A Pearl in the Antilles: My Visit to Haiti
Haiti is a country often talked about but rarely visited. Driving through its streets in March, I witnessed a battle between refuse and humanity – and the trash is winning. The country speaks about its recent history in two halves, BE (before the 2010 earthquake) and AE (after earthquake). Haiti reminds me of a favela in Brazil or Dharavi in India.
And like the periphery of those stories, you can see light breaking through the darkness.
I was blessed to ride along on a donor impact trip with CMMB – Healthier Lives Worldwide (Catholic Medical Mission Board). At the trip’s start, I found myself on a bus alongside donors, staff, Catholic healthcare executives, and sophisticated strategists, all investing themselves into solving for Haiti’s daunting but surmountable public health problem. I heard familiar yet technical words about sustainability, transformative change, solar panels, reverse osmosis, education, and maternal and child health. There was an enthusiasm on the bus, disturbed only by donors swatting away lethal mosquitoes from their faces. An enthusiasm inspired by the chance to see CMMB’s latest work: a new hospital in Côtes-de-Fer. Four hours outside Haiti’s capital of Port-au-Prince, the hospital is a $4 million project that brings hope and healing to a truly remote part of the world.
We had ventured from the hotel at 5 am for a day of driving, reflection, and celebration. The roads before sunrise were packed with people on their long walks to work, some traveling for two hours in each direction. Cars, bikes, street food, and piles and piles of trash. Other than small street fires, there was no light, and no electricity available for miles.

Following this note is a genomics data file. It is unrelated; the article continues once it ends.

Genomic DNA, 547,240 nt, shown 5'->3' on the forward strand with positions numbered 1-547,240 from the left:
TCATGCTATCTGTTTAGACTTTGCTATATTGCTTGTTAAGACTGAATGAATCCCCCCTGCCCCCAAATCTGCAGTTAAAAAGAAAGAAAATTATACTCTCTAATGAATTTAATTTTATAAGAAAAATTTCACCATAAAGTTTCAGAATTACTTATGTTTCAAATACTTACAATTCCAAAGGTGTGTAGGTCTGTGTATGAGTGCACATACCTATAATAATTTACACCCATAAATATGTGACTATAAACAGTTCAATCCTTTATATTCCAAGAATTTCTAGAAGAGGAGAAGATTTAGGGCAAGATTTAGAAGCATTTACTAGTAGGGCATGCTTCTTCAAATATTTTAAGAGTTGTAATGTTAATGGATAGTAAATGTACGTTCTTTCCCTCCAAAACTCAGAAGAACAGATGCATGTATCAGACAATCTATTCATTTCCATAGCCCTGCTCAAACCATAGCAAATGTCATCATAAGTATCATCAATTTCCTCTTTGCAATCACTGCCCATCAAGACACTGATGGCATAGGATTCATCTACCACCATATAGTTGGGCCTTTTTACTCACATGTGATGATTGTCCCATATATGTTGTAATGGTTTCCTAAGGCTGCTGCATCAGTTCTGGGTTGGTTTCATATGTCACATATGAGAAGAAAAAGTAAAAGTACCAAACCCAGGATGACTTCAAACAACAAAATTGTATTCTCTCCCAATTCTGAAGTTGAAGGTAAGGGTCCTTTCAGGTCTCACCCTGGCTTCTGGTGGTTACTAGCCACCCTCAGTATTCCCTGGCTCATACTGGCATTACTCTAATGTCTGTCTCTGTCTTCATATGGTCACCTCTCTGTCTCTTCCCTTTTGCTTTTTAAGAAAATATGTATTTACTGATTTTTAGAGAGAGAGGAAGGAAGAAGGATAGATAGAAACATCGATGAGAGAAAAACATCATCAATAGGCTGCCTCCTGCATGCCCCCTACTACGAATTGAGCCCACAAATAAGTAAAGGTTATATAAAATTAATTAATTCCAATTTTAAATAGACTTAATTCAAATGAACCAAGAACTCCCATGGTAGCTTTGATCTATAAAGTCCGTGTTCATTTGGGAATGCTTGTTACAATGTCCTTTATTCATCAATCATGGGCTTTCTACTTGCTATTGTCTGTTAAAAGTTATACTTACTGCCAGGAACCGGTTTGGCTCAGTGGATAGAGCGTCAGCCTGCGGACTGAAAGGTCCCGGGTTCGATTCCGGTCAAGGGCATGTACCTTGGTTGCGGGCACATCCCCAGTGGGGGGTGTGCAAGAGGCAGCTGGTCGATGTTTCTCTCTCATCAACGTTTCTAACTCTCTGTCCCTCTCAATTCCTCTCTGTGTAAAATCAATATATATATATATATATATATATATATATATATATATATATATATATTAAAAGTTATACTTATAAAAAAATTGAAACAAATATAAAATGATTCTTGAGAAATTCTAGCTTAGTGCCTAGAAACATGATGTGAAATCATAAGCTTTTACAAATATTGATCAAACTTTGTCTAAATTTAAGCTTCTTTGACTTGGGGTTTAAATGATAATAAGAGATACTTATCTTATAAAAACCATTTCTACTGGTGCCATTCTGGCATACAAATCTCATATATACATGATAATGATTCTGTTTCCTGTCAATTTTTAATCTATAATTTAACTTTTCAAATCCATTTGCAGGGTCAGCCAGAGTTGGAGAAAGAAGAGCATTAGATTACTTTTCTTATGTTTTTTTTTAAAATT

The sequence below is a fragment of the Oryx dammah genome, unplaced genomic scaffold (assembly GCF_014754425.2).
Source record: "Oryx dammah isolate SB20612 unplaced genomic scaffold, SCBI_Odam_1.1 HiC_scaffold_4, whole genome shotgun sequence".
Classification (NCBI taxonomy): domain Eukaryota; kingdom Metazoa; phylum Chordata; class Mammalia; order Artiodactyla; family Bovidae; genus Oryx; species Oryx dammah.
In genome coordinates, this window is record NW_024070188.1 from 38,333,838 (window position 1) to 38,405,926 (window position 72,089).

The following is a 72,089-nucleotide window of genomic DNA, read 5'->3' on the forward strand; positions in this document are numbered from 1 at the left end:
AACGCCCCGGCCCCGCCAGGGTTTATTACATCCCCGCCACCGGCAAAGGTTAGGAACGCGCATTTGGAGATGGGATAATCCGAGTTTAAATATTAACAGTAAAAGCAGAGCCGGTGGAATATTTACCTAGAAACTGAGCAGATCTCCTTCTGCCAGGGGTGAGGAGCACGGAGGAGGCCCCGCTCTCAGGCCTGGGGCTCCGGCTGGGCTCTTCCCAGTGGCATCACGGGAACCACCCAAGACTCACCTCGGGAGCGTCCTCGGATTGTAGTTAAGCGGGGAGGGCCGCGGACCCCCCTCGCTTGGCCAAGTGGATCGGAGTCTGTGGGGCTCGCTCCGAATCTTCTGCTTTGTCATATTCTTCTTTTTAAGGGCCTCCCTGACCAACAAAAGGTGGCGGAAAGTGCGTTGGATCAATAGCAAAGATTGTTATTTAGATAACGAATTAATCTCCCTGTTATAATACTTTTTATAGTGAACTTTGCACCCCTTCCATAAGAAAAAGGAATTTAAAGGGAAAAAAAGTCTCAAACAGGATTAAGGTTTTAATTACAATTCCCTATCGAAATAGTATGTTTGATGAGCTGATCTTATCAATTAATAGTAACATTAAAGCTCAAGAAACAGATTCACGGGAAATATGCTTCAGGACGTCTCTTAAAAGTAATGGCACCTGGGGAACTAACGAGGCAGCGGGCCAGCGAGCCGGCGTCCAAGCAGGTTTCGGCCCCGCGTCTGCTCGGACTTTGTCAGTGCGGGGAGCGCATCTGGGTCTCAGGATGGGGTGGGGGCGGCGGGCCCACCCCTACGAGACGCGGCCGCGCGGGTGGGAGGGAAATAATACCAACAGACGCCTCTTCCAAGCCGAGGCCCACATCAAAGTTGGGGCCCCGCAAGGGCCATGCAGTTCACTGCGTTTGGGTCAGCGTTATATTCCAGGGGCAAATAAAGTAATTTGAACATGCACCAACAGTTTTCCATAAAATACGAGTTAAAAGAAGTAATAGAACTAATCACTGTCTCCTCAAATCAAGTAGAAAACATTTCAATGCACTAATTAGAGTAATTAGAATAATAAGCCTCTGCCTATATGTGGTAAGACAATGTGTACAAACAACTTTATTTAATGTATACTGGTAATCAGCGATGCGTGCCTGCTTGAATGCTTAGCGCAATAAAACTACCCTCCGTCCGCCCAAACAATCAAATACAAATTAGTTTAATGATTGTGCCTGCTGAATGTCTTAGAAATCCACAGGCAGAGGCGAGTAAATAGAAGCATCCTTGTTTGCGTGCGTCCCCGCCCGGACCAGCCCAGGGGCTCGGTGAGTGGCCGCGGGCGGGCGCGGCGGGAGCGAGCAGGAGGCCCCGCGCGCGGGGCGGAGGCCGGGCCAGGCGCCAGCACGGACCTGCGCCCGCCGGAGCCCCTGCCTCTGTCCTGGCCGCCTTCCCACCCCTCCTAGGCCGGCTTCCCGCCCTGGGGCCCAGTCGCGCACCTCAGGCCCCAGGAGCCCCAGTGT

Past the congestion, we made our way into the country, which felt as though we could be anywhere else on earth – beautiful mountains, streams, rice paddies, dirt roads, beaches. Although gorgeous, it reminded me of Charrière’s depiction of Devil Island in 1969’s book Papillion. The mental anguish of looking out at a paradise rivaling the horrific torture behind the walls. This situation felt similar for those living here, looking out at divine beauty but imprisoned by the extreme poverty.
We passed through a barbed-wire fence to arrive at the hospital where hundreds of local Haitians, dressed in their best, waited under a big tent. In attendance were priests, the town mayor, town elders, and local volunteers. Two hours of speeches, in French and Haitian creole. It felt like I was attending a Latin mass – though I felt the Holy Spirit working, I had no clue what the speakers were saying, but I was drawn in.
Next was a tour of the hospital and guest house, the ribbon cutting, and a stroll through the new pharmacy. It was clean, pristine, the shelves filled with mostly generic medicines, everything from prenatal vitamins to hemorrhoid cream.
Let’s put this into perspective!
Haiti, an incredibly poor country, where poverty pervades everything: crumbled infrastructure, no electricity, no clean water, some people actually living in dirt caves. Lottery stands were every where, ransoming hope for a dollar. Deadly mosquitoes hunt their prey at dusk. Trash piles stand taller than buildings recently rebuilt after the devastating 2010 earthquake that killed 250,000 people. And yet – here is this beautiful “beacon of hope and humanity” (as one town elder put it), a hospital with clean beds, an x-ray machine, surgery rooms, dentistry equipment (chair and all), electricity, WiFi, even clean labor rooms with plush teddy bears in the infant warmers. The celebration under the big tent that day was not for CMMB supporters – this was a local victory!
CMMB impressed me. Their best staff are on the ground, serving the most vulnerable. They’re embedded in the local communities, native to the culture, working in concert with partners locally and abroad. Although CMMB normally implements systems that exemplify these strengths rather than building the facilities, they did a damn good job at both here. The donors are engaged around a shared vision now. The conversations coming back on the bus were pragmatic and purpose driven, about hospitals sending residents for rotation, mid-wife training, corporate engagement, Father Joseph Sullivan’s legacy, and a remote hospital serving as an epicenter for both health and faith.